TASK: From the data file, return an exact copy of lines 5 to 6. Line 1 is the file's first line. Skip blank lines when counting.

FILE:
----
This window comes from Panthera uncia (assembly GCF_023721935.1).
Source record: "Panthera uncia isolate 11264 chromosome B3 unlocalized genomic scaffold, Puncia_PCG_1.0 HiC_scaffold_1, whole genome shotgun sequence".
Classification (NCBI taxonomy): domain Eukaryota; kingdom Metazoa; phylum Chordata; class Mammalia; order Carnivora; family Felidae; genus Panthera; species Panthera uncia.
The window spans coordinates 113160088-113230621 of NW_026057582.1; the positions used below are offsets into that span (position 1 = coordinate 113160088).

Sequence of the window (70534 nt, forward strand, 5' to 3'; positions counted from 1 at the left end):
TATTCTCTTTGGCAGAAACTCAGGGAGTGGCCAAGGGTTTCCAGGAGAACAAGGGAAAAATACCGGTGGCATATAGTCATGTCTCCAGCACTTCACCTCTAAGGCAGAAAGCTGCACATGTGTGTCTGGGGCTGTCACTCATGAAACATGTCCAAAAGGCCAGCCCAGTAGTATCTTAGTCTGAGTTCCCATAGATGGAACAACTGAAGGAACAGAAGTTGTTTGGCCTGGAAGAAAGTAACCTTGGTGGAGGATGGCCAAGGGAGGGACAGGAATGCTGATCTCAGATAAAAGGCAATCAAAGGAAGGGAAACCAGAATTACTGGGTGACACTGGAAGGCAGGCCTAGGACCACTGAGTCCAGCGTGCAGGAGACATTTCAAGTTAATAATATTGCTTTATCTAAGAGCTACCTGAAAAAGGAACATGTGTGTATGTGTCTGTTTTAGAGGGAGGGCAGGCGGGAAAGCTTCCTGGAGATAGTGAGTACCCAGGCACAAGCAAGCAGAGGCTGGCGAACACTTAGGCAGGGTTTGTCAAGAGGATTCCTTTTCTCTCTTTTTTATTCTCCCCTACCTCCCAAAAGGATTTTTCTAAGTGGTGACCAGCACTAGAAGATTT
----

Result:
Sequence of the window (70534 nt, forward strand, 5' to 3'; positions counted from 1 at the left end):
TATTCTCTTTGGCAGAAACTCAGGGAGTGGCCAAGGGTTTCCAGGAGAACAAGGGAAAAATACCGGTGGCATATAGTCATGTCTCCAGCACTTCACCTCTAAGGCAGAAAGCTGCACATGTGTGTCTGGGGCTGTCACTCATGAAACATGTCCAAAAGGCCAGCCCAGTAGTATCTTAGTCTGAGTTCCCATAGATGGAACAACTGAAGGAACAGAAGTTGTTTGGCCTGGAAGAAAGTAACCTTGGTGGAGGATGGCCAAGGGAGGGACAGGAATGCTGATCTCAGATAAAAGGCAATCAAAGGAAGGGAAACCAGAATTACTGGGTGACACTGGAAGGCAGGCCTAGGACCACTGAGTCCAGCGTGCAGGAGACATTTCAAGTTAATAATATTGCTTTATCTAAGAGCTACCTGAAAAAGGAACATGTGTGTATGTGTCTGTTTTAGAGGGAGGGCAGGCGGGAAAGCTTCCTGGAGATAGTGAGTACCCAGGCACAAGCAAGCAGAGGCTGGCGAACACTTAGGCAGGGTTTGTCAAGAGGATTCCTTTTCTCTCTTTTTTATTCTCCCCTACCTCCCAAAAGGATTTTTCTAAGTGGTGACCAGCACTAGAAGATTT